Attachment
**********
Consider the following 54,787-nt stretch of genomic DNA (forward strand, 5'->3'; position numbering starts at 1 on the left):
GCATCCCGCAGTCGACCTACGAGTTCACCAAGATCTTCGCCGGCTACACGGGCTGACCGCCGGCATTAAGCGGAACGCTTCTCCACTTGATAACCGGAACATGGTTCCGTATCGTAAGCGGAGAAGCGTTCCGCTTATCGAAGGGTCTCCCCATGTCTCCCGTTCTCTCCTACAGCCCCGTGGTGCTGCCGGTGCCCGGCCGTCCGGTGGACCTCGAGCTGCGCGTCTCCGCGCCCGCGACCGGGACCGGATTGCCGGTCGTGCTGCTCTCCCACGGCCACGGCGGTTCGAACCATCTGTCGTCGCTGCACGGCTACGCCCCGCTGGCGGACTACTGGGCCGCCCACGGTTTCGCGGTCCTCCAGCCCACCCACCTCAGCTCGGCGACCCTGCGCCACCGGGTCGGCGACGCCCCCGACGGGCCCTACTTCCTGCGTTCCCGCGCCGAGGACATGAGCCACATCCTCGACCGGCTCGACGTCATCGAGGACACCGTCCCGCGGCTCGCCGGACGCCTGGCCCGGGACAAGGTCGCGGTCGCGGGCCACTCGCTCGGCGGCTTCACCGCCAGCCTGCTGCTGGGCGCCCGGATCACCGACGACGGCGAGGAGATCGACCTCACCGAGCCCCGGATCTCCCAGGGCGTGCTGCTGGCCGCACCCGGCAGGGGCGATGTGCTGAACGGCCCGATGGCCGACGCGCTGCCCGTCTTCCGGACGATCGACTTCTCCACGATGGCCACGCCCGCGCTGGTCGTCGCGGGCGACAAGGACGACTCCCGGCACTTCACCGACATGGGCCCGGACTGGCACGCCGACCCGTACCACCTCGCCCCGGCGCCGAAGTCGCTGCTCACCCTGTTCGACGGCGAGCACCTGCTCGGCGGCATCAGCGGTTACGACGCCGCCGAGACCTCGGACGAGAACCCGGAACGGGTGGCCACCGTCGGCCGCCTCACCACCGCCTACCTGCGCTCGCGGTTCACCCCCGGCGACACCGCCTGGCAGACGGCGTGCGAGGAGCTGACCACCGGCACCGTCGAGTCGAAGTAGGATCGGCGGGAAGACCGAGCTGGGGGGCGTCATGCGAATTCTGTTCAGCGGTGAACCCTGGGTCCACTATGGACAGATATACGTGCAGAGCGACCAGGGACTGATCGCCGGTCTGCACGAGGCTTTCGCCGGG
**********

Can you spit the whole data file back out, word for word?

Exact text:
Consider the following 54,787-nt stretch of genomic DNA (forward strand, 5'->3'; position numbering starts at 1 on the left):
GCATCCCGCAGTCGACCTACGAGTTCACCAAGATCTTCGCCGGCTACACGGGCTGACCGCCGGCATTAAGCGGAACGCTTCTCCACTTGATAACCGGAACATGGTTCCGTATCGTAAGCGGAGAAGCGTTCCGCTTATCGAAGGGTCTCCCCATGTCTCCCGTTCTCTCCTACAGCCCCGTGGTGCTGCCGGTGCCCGGCCGTCCGGTGGACCTCGAGCTGCGCGTCTCCGCGCCCGCGACCGGGACCGGATTGCCGGTCGTGCTGCTCTCCCACGGCCACGGCGGTTCGAACCATCTGTCGTCGCTGCACGGCTACGCCCCGCTGGCGGACTACTGGGCCGCCCACGGTTTCGCGGTCCTCCAGCCCACCCACCTCAGCTCGGCGACCCTGCGCCACCGGGTCGGCGACGCCCCCGACGGGCCCTACTTCCTGCGTTCCCGCGCCGAGGACATGAGCCACATCCTCGACCGGCTCGACGTCATCGAGGACACCGTCCCGCGGCTCGCCGGACGCCTGGCCCGGGACAAGGTCGCGGTCGCGGGCCACTCGCTCGGCGGCTTCACCGCCAGCCTGCTGCTGGGCGCCCGGATCACCGACGACGGCGAGGAGATCGACCTCACCGAGCCCCGGATCTCCCAGGGCGTGCTGCTGGCCGCACCCGGCAGGGGCGATGTGCTGAACGGCCCGATGGCCGACGCGCTGCCCGTCTTCCGGACGATCGACTTCTCCACGATGGCCACGCCCGCGCTGGTCGTCGCGGGCGACAAGGACGACTCCCGGCACTTCACCGACATGGGCCCGGACTGGCACGCCGACCCGTACCACCTCGCCCCGGCGCCGAAGTCGCTGCTCACCCTGTTCGACGGCGAGCACCTGCTCGGCGGCATCAGCGGTTACGACGCCGCCGAGACCTCGGACGAGAACCCGGAACGGGTGGCCACCGTCGGCCGCCTCACCACCGCCTACCTGCGCTCGCGGTTCACCCCCGGCGACACCGCCTGGCAGACGGCGTGCGAGGAGCTGACCACCGGCACCGTCGAGTCGAAGTAGGATCGGCGGGAAGACCGAGCTGGGGGGCGTCATGCGAATTCTGTTCAGCGGTGAACCCTGGGTCCACTATGGACAGATATACGTGCAGAGCGACCAGGGACTGATCGCCGGTCTGCACGAGGCTTTCGCCGGG